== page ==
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Randy Stout, Field and Maintenance Supervisor at the Missouri State Fruit Experiment Station, is completing one of the steps to calibrate the herbicide sprayer. He is collecting water that is sprayed out of the nozzles for 1 minute to see what amount is applied. This information along with area of ground sprayed per minute will allow him to know what concentration of pre emergent herbicide to use in order to be sure the correct label rate is applied to the ground to keep weed seeds from germinating and growing. (Photo provided)

Randy Stout, Field and Maintenance Supervisor at the Missouri State Fruit Experiment Station, is completing one of the steps to calibrate the herbicide sprayer. He is collecting water that is sprayed out of the nozzles for 1 minute to see what amount is applied. This information along with area of ground sprayed per minute will allow him to know what concentration of pre emergent herbicide to use in order to be sure the correct label rate is applied to the ground to keep weed seeds from germinating and growing. (Photo provided)

by Marilyn Odneal, Horticulture Adviser

(Mountain Grove) – Home gardeners use many tactics to manage weeds in their landscapes, vegetable gardens and fruit plantings. Here at the Missouri State Fruit Experiment Station, we manage many of our fruit planting in no-till systems. At this time, we are apply pre-emergent herbicides to stop weed seeds from germinating and competing with the woody perennial fruit plants for nutrients, water and in some cases, sunlight. Herbicides are one tool in the home gardener’s weed management tool box along with hand weeding, hoeing, tilling, flaming, and mulching.

Post-emergent herbicides kill weeds that have emerged and are already actively growing. When preparing a new garden area, make sure you eliminate perennial weeds before you plant. You can do this manually or by digging up the perennials, tilling several times, or you can use post emergent herbicides applied according to the label when the weeds are at the recommended stage of growth. Post-emergent herbicides are also used to spot treat problem weeds in the landscape. Post-emergent herbicides can be selective (will kill ONLY broadleaved plants and not grasses for example) or non-selective (will kill both grasses and broadleaf weeds). Some will just burn weeds back without killing the roots, and others – like glyphosate – will be taken into the plant and will kill the roots.

Pre-emergent herbicides are applied to the ground before weed seedlings emerge. Pre-emergent herbicides are effective on germinating weed seeds and will not control annual weeds that are already growing or perennial weeds have already been established. Because they only kill germinating seeds, they can be used on existing plantings and lawns. There are several products on the market for various uses, and as we mentioned last week, the herbicide label will have all of the information you need to make a safe and legal application.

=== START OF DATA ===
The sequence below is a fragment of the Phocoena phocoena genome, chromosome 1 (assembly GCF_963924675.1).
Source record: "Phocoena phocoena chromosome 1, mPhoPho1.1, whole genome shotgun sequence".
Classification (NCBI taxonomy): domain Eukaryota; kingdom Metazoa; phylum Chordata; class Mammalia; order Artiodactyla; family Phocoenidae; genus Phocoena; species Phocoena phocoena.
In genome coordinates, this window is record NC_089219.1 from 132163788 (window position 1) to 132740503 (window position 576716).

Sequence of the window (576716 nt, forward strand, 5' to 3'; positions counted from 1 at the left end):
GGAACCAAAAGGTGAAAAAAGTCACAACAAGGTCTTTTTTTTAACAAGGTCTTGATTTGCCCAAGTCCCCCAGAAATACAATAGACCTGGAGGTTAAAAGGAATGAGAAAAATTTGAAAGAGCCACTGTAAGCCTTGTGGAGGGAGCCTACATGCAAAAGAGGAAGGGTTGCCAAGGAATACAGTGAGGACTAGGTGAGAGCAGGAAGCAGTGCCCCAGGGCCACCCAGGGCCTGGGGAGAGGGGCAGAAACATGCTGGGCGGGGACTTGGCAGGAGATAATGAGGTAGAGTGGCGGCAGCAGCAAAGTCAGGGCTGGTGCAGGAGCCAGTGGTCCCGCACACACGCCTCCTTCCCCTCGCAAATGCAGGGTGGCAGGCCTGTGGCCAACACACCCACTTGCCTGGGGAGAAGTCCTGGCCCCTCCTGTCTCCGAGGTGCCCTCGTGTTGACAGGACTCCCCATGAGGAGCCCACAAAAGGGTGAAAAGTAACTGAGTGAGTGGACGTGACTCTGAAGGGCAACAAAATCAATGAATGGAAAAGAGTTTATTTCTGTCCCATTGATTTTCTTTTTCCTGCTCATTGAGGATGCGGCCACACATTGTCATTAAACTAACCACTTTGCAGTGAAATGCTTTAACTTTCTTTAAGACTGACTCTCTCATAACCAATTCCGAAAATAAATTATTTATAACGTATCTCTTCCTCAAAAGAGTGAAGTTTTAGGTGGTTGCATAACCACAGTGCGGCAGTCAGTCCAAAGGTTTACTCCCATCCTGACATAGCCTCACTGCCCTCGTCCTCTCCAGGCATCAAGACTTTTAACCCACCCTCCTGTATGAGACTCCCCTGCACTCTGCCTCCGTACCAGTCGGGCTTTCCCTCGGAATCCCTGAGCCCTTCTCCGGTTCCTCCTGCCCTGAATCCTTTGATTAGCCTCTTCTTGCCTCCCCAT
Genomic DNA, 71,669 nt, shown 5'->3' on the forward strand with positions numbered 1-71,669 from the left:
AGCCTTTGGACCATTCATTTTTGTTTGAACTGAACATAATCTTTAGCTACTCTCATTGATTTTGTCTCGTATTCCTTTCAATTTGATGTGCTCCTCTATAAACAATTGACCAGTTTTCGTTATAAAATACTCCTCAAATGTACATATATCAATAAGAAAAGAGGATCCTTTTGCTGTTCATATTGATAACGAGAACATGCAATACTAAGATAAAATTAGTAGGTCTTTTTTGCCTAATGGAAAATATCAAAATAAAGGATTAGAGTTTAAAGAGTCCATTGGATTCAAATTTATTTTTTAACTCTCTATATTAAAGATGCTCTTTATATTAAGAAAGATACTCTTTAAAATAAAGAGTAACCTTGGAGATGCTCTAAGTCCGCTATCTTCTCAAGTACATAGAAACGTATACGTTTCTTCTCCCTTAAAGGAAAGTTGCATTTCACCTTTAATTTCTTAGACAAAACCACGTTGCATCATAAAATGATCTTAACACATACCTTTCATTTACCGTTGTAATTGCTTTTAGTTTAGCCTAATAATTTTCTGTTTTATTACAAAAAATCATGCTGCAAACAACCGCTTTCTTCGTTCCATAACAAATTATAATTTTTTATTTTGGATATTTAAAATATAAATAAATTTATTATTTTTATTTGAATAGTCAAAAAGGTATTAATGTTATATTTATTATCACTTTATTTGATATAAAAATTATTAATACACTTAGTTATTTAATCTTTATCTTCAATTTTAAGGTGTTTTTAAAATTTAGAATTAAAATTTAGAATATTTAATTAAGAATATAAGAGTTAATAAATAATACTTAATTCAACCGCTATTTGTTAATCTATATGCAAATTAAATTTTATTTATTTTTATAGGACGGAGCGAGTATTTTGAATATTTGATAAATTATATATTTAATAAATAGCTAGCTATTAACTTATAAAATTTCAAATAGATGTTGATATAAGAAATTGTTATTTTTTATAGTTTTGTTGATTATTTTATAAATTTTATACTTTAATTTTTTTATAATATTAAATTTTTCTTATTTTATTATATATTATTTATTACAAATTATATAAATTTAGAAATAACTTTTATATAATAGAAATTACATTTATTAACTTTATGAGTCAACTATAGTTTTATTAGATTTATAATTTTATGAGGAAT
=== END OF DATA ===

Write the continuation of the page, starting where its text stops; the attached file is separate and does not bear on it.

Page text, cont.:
Home gardeners frequently use pre-emergent herbicides on lawns to prevent crabgrass. Timing of the application of pre emergent herbicides to lawns is usually cued by forsythia blossom – crabgrass seed germinates and is susceptible to the pre emergent herbicide around the same time as these yellow shrubs are blooming in spring. Home gardeners less often used herbicide in flower beds and borders, raised beds and vegetable gardens after establishment since mulches and tilling are usually preferred.

In any case, if you use a pre-emergent herbicide, make sure you apply the proper amount of product to a given area. Calibration of equipment means that you know the volume of water or weight of granular products that are applied to a given area. Herbicides that are mixed in water are usually applied at the rate of 20 to 40 gallons per acre using a low pressure, large droplet spray. This translates to approximately ½ to 1 gallon of water over 1,000 square feet (example a 50 by 20 foot area). Do a test run with a sprayer and see how much water it takes to cover the area you need to treat. Calculate how much of the herbicide you need for the area and dissolve it in enough water to cover the area. The amount of herbicide per unit area is critical, although you can use more or less water to apply it to the area. Pre-emergent herbicides also come in granular formulations that can be applied with a broadcast spreader calibrated to apply a specific amount over a certain area as directed on the label.

If you choose to use herbicides, make sure you follow the pesticide label to the letter. Remember that THE LABEL IS THE LAW!

Direct comments or questions concerning this column to Marilyn Odneal via email at MarilynOdneal@missouristate.edu; write to Missouri State Fruit Experiment Station, 9740 Red Spring Road, Mountain Grove, Mo. 65711; or call (417) 547-7500. Visit our website at http://mtngrv.missouristate.edu.

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